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Critical Theory

Critical theory agrees with that of Karl Marx in that one must become conscious of how an ideology reflects and distorts reality and what factors influence and sustain the false consciousness that it represents especially reified powers of domination. Habermas has accepted that various theories and methods have a relative legitimacy. He goes so far as to argue that the logic of social explanation is pluralistic and eludes the apparatus of general theories. The most important approach is to bring all the various methods and theories in relation to each other. Whereas the natural and the cultural or hermeneutic sciences are capable of living in mutually indifferent albeit more hostile than peaceful co existence the social sciences must bear the tension of divergent approaches under one roof.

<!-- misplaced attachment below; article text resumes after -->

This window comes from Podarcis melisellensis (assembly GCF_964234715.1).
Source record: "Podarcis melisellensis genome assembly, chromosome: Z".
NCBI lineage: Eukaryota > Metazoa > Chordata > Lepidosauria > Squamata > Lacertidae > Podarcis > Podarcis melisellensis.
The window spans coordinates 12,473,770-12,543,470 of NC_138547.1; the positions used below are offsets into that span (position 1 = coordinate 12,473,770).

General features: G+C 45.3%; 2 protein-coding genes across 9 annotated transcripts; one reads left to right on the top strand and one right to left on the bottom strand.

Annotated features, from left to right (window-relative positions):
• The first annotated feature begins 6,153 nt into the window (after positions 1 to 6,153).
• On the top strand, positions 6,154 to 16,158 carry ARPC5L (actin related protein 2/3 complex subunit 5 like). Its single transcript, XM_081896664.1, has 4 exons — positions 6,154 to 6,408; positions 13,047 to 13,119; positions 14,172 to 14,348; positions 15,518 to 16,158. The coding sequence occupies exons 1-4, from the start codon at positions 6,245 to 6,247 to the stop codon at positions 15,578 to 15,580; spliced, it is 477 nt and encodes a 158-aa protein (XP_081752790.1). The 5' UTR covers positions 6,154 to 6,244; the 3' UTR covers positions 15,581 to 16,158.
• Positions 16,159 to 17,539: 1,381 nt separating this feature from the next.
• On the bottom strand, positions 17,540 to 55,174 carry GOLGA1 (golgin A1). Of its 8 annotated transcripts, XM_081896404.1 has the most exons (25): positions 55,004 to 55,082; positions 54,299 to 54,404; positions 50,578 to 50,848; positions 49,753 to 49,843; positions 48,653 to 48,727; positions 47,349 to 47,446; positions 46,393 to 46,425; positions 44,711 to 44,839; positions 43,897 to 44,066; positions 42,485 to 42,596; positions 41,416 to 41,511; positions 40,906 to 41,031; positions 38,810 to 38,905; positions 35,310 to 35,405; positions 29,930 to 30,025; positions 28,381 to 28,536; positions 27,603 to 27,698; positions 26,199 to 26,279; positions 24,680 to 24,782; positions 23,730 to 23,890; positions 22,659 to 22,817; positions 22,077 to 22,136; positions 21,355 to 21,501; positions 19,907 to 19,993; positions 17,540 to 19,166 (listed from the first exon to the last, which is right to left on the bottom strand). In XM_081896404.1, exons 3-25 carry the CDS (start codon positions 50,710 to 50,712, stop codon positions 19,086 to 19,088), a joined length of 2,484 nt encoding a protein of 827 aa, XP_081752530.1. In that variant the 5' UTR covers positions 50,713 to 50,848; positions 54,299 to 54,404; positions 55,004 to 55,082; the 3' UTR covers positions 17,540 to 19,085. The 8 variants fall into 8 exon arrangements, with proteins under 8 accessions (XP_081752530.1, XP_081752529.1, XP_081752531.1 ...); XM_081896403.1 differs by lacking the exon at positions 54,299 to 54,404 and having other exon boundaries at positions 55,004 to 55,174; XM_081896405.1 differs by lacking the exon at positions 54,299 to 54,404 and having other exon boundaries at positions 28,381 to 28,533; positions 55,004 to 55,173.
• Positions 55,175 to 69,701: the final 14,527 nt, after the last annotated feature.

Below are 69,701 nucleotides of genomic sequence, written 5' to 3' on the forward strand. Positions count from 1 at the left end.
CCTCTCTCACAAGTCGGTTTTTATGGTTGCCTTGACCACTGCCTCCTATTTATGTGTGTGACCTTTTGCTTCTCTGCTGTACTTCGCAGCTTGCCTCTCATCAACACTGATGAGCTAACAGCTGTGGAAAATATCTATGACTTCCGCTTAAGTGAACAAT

In his theory of communicative action Habermas casts critical social theory in a similarly pluralistic, yet unifying way and argues that the main existing theories have their own particular legitimacy as developed lines of empirical research and that critical theory takes on the task of critically unifying the various theories and their heterogeneous methods and presuppositions. Critical social theory does not relate to established lines of research as a competitor starting from its concept of the rise of modern societies, it attempts to explain the specific limitations and the relative rights of those approaches.